Think like an advertiser. We have vital information regarding our target audience—we know where they live. This can tell us a bit about things like their demographics and the types of media they may consume.

I’m from New Jersey. There are a couple of major locales with eligible children in New Jersey, but the most apparent one is ZIP code 08701—Lakewood. Situated in Ocean County, the portion of Lakewood assigned to that ZIP code has a population of 92,000 and 9,407 eligible children aged 1 to 5. Around two-thirds of Lakewood residents are Orthodox Jewish, and the town went overwhelmingly (82.5%) for Donald Trump in the 2020 presidential election. Indeed, in presidential elections, it was a landslide for the Republican candidate every cycle for the last 22 years.

Lakewood has a local weekly magazine, the Voice of Lakewood, and a popular local news site, the Lakewood Scoop. It is also served by a more broadly circulated newspaper, the Asbury Park Press. There is a radio station, WMDI-LP, which is owned by the American Institute for Jewish Education and which serves the surrounding community. Finally, but perhaps most importantly, there are local leaders in the community who can be reached out to and enlisted to help get the word out.

This is the kind of simple research and less simple praxis that must be undertaken. Advocating for programs for underserved communities is important. But connecting those communities with programs already in existence not only improves quality of life but also increases awareness of said programs—making them more difficult to sacrifice politically, or let expire, in the future.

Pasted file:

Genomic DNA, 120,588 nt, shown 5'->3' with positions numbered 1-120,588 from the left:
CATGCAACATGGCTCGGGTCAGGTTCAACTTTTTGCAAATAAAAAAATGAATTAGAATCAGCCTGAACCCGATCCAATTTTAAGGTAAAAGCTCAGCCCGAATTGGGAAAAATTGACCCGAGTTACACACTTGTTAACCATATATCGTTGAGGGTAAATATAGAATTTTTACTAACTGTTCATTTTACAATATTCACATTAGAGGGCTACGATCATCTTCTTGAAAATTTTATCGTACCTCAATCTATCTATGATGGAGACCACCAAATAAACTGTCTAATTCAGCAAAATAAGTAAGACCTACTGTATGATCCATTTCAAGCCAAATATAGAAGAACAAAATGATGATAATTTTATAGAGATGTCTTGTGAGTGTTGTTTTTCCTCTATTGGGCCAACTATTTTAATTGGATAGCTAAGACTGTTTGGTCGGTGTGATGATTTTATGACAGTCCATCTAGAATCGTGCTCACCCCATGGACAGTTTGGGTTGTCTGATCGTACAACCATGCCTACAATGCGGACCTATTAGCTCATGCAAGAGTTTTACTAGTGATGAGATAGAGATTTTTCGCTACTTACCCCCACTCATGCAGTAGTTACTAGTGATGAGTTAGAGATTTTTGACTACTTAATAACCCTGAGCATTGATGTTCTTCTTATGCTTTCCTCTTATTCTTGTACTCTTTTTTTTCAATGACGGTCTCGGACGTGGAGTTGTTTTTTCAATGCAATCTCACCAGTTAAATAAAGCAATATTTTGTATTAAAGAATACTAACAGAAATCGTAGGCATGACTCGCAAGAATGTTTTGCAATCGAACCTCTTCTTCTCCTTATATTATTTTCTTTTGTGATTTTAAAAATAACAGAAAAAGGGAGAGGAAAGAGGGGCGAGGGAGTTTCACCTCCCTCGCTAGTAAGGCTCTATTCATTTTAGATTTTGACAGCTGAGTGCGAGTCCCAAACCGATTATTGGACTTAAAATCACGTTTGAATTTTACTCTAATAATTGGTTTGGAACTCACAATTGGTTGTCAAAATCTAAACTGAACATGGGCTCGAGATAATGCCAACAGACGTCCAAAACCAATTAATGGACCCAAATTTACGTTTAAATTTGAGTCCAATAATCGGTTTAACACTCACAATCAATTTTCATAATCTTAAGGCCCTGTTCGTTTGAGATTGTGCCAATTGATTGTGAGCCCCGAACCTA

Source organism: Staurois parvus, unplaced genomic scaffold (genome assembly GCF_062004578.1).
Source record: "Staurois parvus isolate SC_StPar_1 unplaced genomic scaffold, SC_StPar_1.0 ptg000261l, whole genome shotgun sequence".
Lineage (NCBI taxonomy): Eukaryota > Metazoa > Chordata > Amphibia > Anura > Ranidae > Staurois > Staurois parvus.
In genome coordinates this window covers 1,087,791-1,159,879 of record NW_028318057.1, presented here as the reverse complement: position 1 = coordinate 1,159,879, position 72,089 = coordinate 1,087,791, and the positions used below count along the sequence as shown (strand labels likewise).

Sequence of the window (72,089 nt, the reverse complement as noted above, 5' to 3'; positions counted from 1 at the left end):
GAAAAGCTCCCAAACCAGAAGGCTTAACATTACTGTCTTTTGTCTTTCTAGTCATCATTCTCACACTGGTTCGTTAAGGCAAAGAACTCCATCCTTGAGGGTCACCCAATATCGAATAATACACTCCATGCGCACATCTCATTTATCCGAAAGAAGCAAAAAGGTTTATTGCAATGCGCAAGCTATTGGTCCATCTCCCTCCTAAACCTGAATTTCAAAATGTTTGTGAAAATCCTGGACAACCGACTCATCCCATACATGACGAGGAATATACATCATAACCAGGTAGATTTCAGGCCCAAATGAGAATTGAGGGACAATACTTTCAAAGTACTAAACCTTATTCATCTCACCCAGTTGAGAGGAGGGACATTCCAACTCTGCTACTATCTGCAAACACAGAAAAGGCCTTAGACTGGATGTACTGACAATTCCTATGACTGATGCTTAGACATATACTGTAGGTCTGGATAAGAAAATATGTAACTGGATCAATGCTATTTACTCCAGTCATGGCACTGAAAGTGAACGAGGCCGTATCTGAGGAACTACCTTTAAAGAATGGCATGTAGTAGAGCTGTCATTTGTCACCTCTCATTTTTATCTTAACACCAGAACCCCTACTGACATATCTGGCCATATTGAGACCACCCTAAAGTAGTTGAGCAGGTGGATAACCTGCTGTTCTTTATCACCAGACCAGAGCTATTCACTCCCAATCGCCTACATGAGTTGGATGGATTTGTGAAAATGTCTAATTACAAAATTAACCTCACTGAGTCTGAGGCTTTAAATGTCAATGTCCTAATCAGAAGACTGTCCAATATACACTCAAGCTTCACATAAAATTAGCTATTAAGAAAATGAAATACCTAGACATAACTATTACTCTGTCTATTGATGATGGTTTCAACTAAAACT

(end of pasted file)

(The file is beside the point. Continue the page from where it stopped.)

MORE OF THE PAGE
Support Volunteer Income Tax Assistance

Volunteer Income Tax Assistance is available for individuals who generally make $58,000 or less, have a disability, or speak English as a second language. The IRS maintains a portal to field applications from volunteers that wish to lend a hand in VITA or Tax Counseling for the Elderly programs. These kinds of programs help more than 3 million people not only ensure they are properly filing their taxes but also make certain they are receiving the vital assistance, like the child tax credit, they are entitled to.

Support State Programs

In the absence of movement on the federal front, several states have introduced programs to augment the existing program. For example, in Connecticut, the state rebate provides $250 per eligible child with a maximum per-family payment of $750 for residents meeting income requirements. These kinds of programs can lend much-needed relief and shine a light on federal inaction.


At the risk of sounding alarmist, I will once again reiterate the effectiveness of the expanded credit in lifting children out of poverty and, consequentially, the stain on a society that doesn’t see the apolitical benefit in renewing the program. Opponents’ logic is simple—if the expanded credit has no work requirement, then parents will simply stay home and refuse to work. Put simply, the argument against the expanded child tax credit is: We must allow children to suffer to scare adults into showing up.

This is a regular column from tax and technology attorney Andrew Leahey, principal at Hunter Creek Consulting and a sales suppression expert. Look for Leahey’s column on Bloomberg Tax, and follow him on Twitter at @leahey.